If you think you have fibromyalgia, I’m not saying your symptoms are not real. I’m saying that you don’t have something that is left over if nothing else can be diagnosed. I’m saying that you have no way of knowing how tough it is supposed to be to get up in the morning or to get out of the house and engage with the world. You say, I don’t know how real your symptoms are. You don’t know how real my symptoms are. Neither of us knows where the line is between attitude and illness, but I know that any illness that can affect the upper half of the body, or the lower half of the body, or the right side, or the left side, and fails to produce any empirical manifestations, hasn’t earned the right to an acronym.

Your last refuge: you don’t know what it’s like to not want to make the effort. And I admit that we have something pure there.

Of course there is an acronym. Developing an acronym for mythical conditions is essential to selling these conditions to the public. So fibromyalgia becomes “FMS”. I think it is believed that the general public will be more easily convinced of the reality of any condition if it has an acronym, especially if it has the word “disorder” in it.


Harry Chapin Takes a Taxi

The best lines of Harry Chapin’s epic “Taxi”, one of his most successful and popular projects, are these:

And she handed me twenty dollars for a two-fifty fare
She said, Harry, keep the change
Well another man might have been angry
And another man might have been hurt
But another man never would have let her go
I put the bill in my shirt.
And another man would have had Harry throw the bill in her face in the song and ruminate on how at least he didn’t sell his soul.

I’ve always liked Chapin, but his flaws as a performer and writer are a bit too pronounced to rank him anywhere near the greats of his era.

And there are some extraordinarily awful songs: “Circles” and “Flowers are Red”, and “Mr. Tanner” which is worse than awful: it’s disingenuous. It’s when you consider alternatives like Neil Diamond that Chapin’s honesty and seriousness are appealing. He belongs to a sub-genre of serious, unpretentious, and sometimes visionary but inadequately gifted artists like Don Maclean, Murray McLachlan, Tom Paxton, and Tim Hardin.

And I wonder sometimes about Kristofferson.

Well, you wonder about all of them. I loved “Sniper”, and “Taxi” has it’s moments, but I could hardly ever bear to listen to a Chapin album all the way through more than once. In fact, I don’t think he has a single song that doesn’t have a dud line or two in it (what the heck does “little boy blue and the man in the moon” mean?) And couldn’t he have found a better phrase than “you know we’ll have a good time then”? Even “Taxi” ends with a rather diminished: “I go flying so high/when I’m stoned.” And now that I mention it, “through the too many miles and the too little smiles”.  Does he mean too few smiles?  Or that the smiles were little?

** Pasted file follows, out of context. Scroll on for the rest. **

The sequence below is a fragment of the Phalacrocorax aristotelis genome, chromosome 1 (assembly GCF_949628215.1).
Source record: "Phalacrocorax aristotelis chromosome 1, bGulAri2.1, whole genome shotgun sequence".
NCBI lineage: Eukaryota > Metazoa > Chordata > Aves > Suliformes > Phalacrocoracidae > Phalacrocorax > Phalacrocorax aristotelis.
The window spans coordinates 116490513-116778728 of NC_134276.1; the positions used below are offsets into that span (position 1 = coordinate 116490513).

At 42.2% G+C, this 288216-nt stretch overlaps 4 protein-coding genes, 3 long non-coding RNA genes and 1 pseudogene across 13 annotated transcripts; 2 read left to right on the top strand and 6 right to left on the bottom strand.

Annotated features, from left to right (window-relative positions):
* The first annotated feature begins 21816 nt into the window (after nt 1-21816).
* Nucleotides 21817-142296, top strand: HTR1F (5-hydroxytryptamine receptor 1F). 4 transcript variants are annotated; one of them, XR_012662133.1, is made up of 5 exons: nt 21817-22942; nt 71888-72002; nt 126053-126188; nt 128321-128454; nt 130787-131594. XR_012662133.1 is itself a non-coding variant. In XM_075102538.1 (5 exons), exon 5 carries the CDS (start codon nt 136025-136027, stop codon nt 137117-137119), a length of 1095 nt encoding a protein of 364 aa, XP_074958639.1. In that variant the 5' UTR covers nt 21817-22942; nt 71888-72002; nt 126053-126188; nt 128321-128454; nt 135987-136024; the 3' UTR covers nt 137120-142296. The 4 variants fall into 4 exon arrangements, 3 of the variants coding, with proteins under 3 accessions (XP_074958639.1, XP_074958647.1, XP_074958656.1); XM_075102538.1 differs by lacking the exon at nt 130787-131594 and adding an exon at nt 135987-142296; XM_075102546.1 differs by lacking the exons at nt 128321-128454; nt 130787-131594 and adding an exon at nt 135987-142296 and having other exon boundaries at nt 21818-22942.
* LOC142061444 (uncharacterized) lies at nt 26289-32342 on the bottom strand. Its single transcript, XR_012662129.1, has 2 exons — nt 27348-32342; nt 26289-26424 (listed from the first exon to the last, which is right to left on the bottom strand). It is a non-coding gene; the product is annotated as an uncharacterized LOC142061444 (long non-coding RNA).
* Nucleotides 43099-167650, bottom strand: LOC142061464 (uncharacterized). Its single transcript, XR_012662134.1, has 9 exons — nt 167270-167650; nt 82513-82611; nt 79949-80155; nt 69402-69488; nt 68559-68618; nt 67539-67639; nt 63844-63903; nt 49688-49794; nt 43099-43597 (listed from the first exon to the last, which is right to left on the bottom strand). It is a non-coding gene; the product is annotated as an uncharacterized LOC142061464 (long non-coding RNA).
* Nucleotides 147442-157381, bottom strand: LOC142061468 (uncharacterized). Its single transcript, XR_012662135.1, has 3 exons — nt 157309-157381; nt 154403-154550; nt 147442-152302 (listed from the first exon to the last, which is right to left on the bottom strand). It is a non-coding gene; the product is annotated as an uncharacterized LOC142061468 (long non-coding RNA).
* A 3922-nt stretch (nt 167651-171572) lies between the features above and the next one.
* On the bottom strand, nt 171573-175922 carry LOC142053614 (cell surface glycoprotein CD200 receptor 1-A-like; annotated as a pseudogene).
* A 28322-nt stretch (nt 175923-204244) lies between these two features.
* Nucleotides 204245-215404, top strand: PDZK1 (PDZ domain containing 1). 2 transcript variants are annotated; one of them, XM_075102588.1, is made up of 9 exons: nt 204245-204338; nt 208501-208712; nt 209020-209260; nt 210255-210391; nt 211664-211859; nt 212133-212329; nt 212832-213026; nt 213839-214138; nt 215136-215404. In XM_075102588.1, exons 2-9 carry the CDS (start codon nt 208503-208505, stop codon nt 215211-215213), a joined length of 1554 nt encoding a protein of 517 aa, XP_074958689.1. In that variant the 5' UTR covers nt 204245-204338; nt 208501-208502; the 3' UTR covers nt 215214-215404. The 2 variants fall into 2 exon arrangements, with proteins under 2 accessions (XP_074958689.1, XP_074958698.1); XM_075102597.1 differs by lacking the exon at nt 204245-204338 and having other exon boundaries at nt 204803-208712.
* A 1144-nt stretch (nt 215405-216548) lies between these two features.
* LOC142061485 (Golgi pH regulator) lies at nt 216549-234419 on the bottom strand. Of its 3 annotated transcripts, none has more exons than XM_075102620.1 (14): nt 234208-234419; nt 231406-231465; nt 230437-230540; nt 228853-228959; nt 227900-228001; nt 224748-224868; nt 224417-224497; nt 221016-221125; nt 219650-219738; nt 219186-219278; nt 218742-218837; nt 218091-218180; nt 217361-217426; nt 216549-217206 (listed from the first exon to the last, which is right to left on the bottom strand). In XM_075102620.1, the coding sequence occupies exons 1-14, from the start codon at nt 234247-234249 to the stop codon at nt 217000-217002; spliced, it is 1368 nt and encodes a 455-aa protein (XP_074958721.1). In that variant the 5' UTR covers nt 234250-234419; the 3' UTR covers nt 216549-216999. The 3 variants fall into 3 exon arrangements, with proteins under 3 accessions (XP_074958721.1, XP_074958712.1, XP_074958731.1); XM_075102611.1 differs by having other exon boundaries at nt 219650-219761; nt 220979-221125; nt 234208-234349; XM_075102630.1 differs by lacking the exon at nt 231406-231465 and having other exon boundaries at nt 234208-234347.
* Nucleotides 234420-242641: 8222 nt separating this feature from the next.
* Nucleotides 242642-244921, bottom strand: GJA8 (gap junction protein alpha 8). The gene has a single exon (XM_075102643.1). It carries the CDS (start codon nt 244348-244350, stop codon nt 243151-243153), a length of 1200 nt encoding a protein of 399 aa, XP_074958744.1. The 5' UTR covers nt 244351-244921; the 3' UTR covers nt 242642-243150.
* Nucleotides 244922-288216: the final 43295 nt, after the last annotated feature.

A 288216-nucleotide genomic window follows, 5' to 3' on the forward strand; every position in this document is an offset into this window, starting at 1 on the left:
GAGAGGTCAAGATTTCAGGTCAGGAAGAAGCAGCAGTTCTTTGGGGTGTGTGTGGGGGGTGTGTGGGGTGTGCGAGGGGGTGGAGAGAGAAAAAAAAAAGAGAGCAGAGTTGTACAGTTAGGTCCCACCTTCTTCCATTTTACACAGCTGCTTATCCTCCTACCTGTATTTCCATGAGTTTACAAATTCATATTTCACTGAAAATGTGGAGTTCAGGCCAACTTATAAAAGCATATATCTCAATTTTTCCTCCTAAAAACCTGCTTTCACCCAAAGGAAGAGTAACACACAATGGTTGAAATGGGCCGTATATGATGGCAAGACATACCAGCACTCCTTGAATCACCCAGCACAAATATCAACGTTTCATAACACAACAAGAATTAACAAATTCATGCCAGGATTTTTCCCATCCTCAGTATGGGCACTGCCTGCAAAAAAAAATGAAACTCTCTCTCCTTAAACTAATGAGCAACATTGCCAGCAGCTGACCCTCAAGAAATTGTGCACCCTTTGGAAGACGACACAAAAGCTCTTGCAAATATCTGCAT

But at least he was too honest to not admit that, in “Taxi”, Harry keeps the money. Of course he keeps the money. It is the moment in the story when it seems most clearly connected to real life.

By the way, Chapin doesn’t have a great voice, but he puts passion into it, and he takes risks, and he had Big John Wallace with the fabulous five-octave tenor and his cello to give life to his arrangements.

Trivia: Chapin’s widow, Sandy, won a $12 million lawsuit against the owners of the truck that rear-ended Chapin’s 1975 Volkswagen Rabbit in 1981 resulting in his death. According to the authorities, he may well have suffered a heart attack before the accident and the police investigation showed that he had slowed to 15 mph and was wandering the lanes at the time of the collision.

Chapin’s license had been suspended at the time for traffic violations.

But she still got $12 million? I guess if you rear-end someone, you’re going to be at fault no matter what the guy ahead you is doing.

What’s wrong with “Mr. Tanner”?

“Mr. Tanner” tells us about a man with a good voice who works in a laundry and sings to himself. His friends discover his talent and encourage him to move to New York and go for the big time. He does so. He takes every penny he has and rents a hall and gives a performance but he gets raked by the critics. He returns to his home town shattered and disillusioned. As in “Flowers are Red”, Chapin’s villains are made of straw and, as Susan Boyle showed, critics are far more likely nowadays to shower praise on mediocre talents than they are to savage good ones.

The other flaw with “Mr. Tanner” is that the circumstances of his disappointment are ridiculous: critics don’t attend vanity concerts put on by somebody who has never performed publicly anywhere before, and if they did, they would never have reviewed him in the same way they would review professionals. He wouldn’t have been “fair game”.